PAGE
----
New Zealand Dollar Talking Points
NZD/USD pulls back from a fresh yearly high (0.6789) as the Reserve Bank of New Zealand (RBNZ) warns that the economic repercussion from the COVID-19 pandemic “will be severe and long-lasting,”, and the exchange rate may face a larger pullback over the coming days as the Relative Strength Index (RSI) flips ahead of overbought territory.
NZD/USD Pulls Back from 2020 High as RBNZ Outlines Future Policy Tools
NZD/USD initiates a series of lower highs and lows after taking out the January high (0.6733) as RBNZ Governor Adrian Orr strikes a dovish outlook for monetary policy, with the central bank head providing an overview of the “additional tools that we are considering using as a package in the near future.”
Governor Orr states that “the instruments include various forms of negative wholesale interest rates, further quantitative easing using large scale purchases of domestic and foreign assets, direct lending to banks, and forward guidance,” and it seems as though the Monetary Policy Committee (MPC) will continue to deploy more non-standard tools after expanding the Large Scale Asset Purchase (LSAP) program to NZ$ 100B in August asthe central bank keeps the door open to implement a negative interest rate policy (NIRP).
It remains to be seen if the RBNZ will take additional steps to support the New Zealand economy as Governor Orr insists that “it was better to risk doing too much too soon, than too little, too late,” but the MPC may stick to the status quo at the next meeting on September 22 as the central bank head pledges to “outline our future monetary policy strategies and tools, and when we might use them.”
In turn, the RBNZ may gradually alter the forward guidance over the coming months, and speculation for additional monetary support is likely to produce headwinds for the New Zealand Dollar as the central bank ventures into uncharted territory.
Until then, current market trends may keep NZD/USD afloat as the Federal Reserve appears to be in no rush to scale back its emergency measures, and the crowding behavior in the US Dollar looks poised to persist as retail traders have been net-short the pair since mid-June.
The IG Client Sentiment report shows only 26.37% of traders are net-long NZD/USD, with the ratio of traders short to long at 2.79 to 1. The number of traders net-long is 14.65% lower than yesterday and 7.65% lower from last week, while the number of traders net-short is 10.02% higher than yesterday and 19.19% higher from last week.
The decline in net-long position could be an indication of profit-taking behavior as NZD/USD pulls back from a fresh yearly high (0.6789), while the rise in net-short interest suggests the tilt in retail sentiment will persist even though the exchange rate takes out the January high (0.6733) in September.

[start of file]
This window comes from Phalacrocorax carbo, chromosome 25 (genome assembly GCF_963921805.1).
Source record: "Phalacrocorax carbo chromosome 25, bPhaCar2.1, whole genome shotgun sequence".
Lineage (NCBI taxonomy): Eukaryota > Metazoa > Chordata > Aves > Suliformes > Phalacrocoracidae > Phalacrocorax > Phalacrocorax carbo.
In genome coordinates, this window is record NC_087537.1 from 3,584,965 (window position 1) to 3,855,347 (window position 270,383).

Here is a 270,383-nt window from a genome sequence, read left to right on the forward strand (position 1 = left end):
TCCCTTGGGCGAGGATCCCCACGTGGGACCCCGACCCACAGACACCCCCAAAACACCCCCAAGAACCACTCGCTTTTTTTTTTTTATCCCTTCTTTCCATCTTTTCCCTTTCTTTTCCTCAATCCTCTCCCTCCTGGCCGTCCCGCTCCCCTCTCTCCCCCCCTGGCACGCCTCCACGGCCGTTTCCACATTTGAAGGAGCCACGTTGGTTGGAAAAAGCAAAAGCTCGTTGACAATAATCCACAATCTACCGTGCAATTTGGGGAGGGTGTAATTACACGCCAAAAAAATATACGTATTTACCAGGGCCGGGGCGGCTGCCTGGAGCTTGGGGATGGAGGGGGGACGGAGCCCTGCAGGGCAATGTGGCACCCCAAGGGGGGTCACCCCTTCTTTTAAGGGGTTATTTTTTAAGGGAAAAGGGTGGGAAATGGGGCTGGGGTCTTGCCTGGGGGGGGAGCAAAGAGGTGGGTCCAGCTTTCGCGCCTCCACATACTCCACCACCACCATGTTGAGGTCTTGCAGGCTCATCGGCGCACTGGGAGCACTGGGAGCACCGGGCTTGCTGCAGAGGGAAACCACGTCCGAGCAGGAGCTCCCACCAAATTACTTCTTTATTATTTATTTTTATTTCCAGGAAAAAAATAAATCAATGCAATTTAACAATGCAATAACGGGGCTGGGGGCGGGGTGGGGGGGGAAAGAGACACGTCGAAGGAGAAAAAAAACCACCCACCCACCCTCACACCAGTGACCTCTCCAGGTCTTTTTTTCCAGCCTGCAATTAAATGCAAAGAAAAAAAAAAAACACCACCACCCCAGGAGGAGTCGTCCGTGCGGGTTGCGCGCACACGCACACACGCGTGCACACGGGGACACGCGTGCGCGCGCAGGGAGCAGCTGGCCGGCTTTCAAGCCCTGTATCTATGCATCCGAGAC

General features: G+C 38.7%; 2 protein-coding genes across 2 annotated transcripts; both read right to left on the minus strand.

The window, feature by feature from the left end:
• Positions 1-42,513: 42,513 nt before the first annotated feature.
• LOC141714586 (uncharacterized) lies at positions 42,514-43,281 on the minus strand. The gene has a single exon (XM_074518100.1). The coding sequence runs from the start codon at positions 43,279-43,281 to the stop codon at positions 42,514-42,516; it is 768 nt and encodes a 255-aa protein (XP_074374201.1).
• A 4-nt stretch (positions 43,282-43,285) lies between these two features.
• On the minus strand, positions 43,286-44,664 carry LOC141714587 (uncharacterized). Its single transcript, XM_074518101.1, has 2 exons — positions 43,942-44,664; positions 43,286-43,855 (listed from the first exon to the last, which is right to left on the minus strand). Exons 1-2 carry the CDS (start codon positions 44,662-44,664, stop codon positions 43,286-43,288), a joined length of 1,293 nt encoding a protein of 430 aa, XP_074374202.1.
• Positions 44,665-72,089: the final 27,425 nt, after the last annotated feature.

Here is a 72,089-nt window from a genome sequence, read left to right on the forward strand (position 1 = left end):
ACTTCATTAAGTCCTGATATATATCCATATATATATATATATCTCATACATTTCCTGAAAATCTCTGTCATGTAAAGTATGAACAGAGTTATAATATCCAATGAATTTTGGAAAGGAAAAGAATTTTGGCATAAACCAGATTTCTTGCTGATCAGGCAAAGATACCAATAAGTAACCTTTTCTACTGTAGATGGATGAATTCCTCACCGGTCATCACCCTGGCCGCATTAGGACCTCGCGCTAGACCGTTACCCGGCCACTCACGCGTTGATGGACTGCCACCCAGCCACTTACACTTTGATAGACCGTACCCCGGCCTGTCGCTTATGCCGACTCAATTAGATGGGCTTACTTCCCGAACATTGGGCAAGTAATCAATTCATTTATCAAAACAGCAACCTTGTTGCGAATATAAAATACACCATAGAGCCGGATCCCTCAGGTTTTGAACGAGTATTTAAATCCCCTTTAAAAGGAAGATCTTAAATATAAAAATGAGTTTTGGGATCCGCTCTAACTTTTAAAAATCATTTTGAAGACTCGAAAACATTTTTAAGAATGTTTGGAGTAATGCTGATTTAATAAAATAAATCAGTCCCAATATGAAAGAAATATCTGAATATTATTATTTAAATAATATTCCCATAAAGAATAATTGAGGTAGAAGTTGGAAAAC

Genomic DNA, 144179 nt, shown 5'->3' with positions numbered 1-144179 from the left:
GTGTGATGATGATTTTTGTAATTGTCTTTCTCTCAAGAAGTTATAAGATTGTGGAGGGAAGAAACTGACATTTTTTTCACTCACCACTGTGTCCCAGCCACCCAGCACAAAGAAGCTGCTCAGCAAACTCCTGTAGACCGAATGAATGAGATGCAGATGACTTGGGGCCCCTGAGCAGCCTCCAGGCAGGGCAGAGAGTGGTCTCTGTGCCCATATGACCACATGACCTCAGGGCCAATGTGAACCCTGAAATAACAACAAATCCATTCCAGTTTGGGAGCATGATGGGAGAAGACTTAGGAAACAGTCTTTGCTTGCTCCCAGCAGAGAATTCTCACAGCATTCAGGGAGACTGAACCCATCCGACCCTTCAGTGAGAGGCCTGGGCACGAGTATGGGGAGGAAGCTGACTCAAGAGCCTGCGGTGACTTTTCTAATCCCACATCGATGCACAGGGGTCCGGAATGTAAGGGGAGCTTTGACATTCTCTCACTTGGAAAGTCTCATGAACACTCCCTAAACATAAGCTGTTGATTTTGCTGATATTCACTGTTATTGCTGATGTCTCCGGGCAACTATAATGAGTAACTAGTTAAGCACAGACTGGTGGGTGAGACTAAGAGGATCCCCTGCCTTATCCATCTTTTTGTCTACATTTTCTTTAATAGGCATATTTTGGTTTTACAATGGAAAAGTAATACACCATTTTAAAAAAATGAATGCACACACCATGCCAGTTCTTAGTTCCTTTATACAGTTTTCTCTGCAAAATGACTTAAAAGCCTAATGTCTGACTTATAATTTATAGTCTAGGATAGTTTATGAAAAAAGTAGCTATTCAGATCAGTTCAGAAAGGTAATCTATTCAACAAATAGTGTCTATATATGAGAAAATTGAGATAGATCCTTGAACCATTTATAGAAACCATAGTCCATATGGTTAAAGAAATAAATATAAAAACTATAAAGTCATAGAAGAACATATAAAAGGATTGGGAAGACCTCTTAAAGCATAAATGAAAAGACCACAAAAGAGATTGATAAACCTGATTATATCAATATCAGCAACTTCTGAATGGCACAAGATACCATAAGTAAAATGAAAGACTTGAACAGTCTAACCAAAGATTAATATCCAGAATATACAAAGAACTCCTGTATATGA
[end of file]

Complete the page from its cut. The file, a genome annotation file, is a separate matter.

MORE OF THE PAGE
With that said, the recent weakness in NZD/USD may prove to be an exhaustion in the bullish price action rather than a change in trend, but the exchange rate may face a larger pullback over the coming days as the Relative Strength Index (RSI) appears to be reversing course ahead of overbought territory.
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NZD/USD Rate Daily Chart
Source: Trading View
- Keep in mind, NZD/USD cleared the February high (0.6503) in June as the Relative Strength Index (RSI) broke above 70 for the first time in 2020, with the exchange rate taking out the January high (0.6733) in September following the close above the Fibonacci overlap around 0.6710 (61.8% expansion) to 0.6740 (23.6% expansion).
- However, NZD/USD initiates a series of lower highs and lows from the fresh yearly high (0.6789) as the RSI fails to reflect the extreme reading seen in June even though the indicator breaks out of the downward trends carried over from earlier this year.
- Lack of momentum to break/close above the 0.6790 (50% expansion) region has pushed NZD/USD back below the overlap around 0.6710 (61.8% expansion) to 0.6740 (23.6% expansion), with the exchange rate coming up against the 0.6680 (23.6% expansion) area as the RSI flips ahead of overbought territory.
- A further decline in NZD/USD may bring the 0.6600 (38.2% expansion) to 0.6630 (78.6% expansion) region back on the radar, with a break/close below 0.6550 (50% expansion) opening up the 0.6490 (50% expansion) to 0.6520 (100% expansion) area, which largely lines up with the August low (0.6489).
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— Written by David Song, Currency Strategist
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